What might the future hold? Quite frankly, I don’t know, but here are some possibilities, particularly for the church and the Christian academy:

— Churches could lose their tax-exempt status;

— Churches and Christian colleges and seminaries could face litigation;

— There could be a loss of accreditation for selected disciplines (e.g., Education, Nursing) at Christian colleges;

— Ministry will likely be characterized by a bi-vocational approach and less “full-time” staff;

— Churches will need to re-Christianize their post-Christian culture;

— Christians will need to define, articulate and defend Scripture’s teaching in regard to basic doctrines no longer affirmed in society (e.g., sin, marriage, family, sex, Christian life/discipleship, love, repentance);

— Professors who affirm heresy at Christian colleges will influence campuses in a negative manner;

— Many doctrines (e.g., sin, marriage, family, sex, Christian life, discipleship, love, repentance) will be distorted, even by “Christian” pastors and educators;

— Seminaries could shrink (on-site enrollment) and expand (online enrollment);

— More churches will provide theological training (some already are);

(3) Reject messages that do not agree with Scripture or the biblical worldview, especially those we mention above.

Instead, the church should affirm the following truths:

— The current agenda of the left is not “progress”;

— Christianity is indeed an intellectual religion;

— Christianity is not harmful to society. Rather, believers have established institutions, such as hospitals, schools and adoption agencies, that have greatly benefited society;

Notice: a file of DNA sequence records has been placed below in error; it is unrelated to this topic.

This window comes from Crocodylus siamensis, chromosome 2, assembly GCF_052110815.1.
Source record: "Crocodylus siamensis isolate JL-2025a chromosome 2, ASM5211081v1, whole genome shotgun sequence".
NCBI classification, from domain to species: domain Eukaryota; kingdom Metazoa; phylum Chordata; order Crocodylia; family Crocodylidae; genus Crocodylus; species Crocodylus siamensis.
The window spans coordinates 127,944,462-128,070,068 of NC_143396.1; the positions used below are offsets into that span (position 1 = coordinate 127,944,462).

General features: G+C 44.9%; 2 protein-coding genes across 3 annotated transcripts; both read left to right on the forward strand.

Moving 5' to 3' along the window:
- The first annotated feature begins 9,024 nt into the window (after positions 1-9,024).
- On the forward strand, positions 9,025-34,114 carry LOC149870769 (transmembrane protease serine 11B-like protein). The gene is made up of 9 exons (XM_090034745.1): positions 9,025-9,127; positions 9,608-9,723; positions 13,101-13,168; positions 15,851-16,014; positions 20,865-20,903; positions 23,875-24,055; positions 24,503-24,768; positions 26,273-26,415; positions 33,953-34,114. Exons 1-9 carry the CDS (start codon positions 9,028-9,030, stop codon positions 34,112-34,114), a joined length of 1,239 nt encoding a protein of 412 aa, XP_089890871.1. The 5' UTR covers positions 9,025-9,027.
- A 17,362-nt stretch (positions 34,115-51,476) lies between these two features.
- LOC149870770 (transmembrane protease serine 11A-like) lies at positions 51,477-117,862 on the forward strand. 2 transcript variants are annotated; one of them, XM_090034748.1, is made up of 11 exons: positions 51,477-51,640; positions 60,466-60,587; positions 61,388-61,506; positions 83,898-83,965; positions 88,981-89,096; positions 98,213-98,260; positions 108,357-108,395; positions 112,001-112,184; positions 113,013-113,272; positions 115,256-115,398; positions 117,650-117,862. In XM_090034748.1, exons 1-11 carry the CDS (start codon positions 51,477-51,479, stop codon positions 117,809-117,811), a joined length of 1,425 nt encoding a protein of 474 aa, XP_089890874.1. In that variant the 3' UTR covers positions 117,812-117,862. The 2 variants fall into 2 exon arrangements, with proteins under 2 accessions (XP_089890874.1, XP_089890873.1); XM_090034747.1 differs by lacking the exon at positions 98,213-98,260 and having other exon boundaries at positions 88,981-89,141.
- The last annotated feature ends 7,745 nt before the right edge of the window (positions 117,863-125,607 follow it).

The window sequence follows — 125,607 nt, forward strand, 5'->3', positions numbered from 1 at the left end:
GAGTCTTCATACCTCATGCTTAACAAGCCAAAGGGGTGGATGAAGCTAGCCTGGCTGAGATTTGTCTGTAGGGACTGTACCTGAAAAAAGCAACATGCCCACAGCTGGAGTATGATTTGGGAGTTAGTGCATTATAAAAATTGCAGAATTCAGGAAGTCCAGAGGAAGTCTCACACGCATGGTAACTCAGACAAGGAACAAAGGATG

— The church will not be overcome or conquered (Matt 16:18);

— God’s people must overcome by remaining faithful to him. Faithfulness = victory (so many texts in Rev);

— God’s Holy Spirit will abide with his people. He is God’s empowering presence within us (John 16:7);

— God will preserve his church.

(4) Set priorities and articulate visions, making sure that they are biblical (e.g., evangelism/missions, teaching, worship fellowship, serving).

(5) Recognize that past seasons of renewal have come when the church emphasized missions and theological education.

(6) Establish and maintain gospel-related partnerships. Work together (e.g., theological education, discipleship training, evangelism). Encourage one another.

(7) Seek to live a godly life in Christ Jesus.

(8) Seek to renew yourself intellectually. That is, go back to school or seek to grow in your knowledge and practice of the Christian life (e.g., take online classes).

(9) If you cannot seek renewal formally at a Christian school, seek renewal informally by reading quality books.

Biographies of godly believers (e.g., Augustine, Luther), as well as church histories, are particularly encouraging. Here are some recommendations:


Roland Bainton, Here I Stand: A Life of Martin Luther (Meridian, 1995)

Peter Brown, Augustine of Hippo: A Biography (University of California Press, 2000)

Bruce Gordon, John Calvin (Yale University Press, 2011)

George Marsden, Jonathan Edwards: A Life (Yale University Press, 2003)

Church Histories

Alister McGrath, Christian History: An Introduction (Wiley-Blackwell, 2013)

Bruce L. Shelley, Church History in Plain English, 4th ed. (Thomas Nelson, 2012)


We don’t live in the America of our parents, and our children will not live in the America we are currently experiencing. However, these facts should not cause us to despair. Rather, we should put our faith in the Lord and strive to follow him in love and obedience.